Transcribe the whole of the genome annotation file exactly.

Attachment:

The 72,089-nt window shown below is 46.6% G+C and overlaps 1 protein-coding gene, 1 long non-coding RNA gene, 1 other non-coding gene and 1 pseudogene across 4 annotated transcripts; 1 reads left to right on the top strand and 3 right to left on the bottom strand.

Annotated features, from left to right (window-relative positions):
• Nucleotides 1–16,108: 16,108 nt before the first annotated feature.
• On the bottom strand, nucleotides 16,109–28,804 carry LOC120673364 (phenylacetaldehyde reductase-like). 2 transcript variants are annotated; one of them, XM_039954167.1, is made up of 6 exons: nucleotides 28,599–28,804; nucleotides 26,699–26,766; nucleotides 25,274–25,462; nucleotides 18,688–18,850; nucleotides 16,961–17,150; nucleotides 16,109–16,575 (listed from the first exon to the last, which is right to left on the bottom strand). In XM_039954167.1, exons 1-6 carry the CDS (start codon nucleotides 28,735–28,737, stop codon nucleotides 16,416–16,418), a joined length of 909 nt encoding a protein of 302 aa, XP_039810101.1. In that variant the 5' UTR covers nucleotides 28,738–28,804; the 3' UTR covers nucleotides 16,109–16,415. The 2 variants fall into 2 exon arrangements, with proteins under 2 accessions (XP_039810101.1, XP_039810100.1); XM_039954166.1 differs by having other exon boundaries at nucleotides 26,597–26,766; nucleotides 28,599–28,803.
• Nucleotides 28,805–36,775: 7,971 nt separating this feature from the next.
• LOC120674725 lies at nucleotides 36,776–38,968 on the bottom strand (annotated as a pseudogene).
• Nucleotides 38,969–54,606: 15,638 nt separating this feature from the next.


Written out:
The 72,089-nt window shown below is 46.6% G+C and overlaps 1 protein-coding gene, 1 long non-coding RNA gene, 1 other non-coding gene and 1 pseudogene across 4 annotated transcripts; 1 reads left to right on the top strand and 3 right to left on the bottom strand.

Annotated features, from left to right (window-relative positions):
• Nucleotides 1–16,108: 16,108 nt before the first annotated feature.
• On the bottom strand, nucleotides 16,109–28,804 carry LOC120673364 (phenylacetaldehyde reductase-like). 2 transcript variants are annotated; one of them, XM_039954167.1, is made up of 6 exons: nucleotides 28,599–28,804; nucleotides 26,699–26,766; nucleotides 25,274–25,462; nucleotides 18,688–18,850; nucleotides 16,961–17,150; nucleotides 16,109–16,575 (listed from the first exon to the last, which is right to left on the bottom strand). In XM_039954167.1, exons 1-6 carry the CDS (start codon nucleotides 28,735–28,737, stop codon nucleotides 16,416–16,418), a joined length of 909 nt encoding a protein of 302 aa, XP_039810101.1. In that variant the 5' UTR covers nucleotides 28,738–28,804; the 3' UTR covers nucleotides 16,109–16,415. The 2 variants fall into 2 exon arrangements, with proteins under 2 accessions (XP_039810101.1, XP_039810100.1); XM_039954166.1 differs by having other exon boundaries at nucleotides 26,597–26,766; nucleotides 28,599–28,803.
• Nucleotides 28,805–36,775: 7,971 nt separating this feature from the next.
• LOC120674725 lies at nucleotides 36,776–38,968 on the bottom strand (annotated as a pseudogene).
• Nucleotides 38,969–54,606: 15,638 nt separating this feature from the next.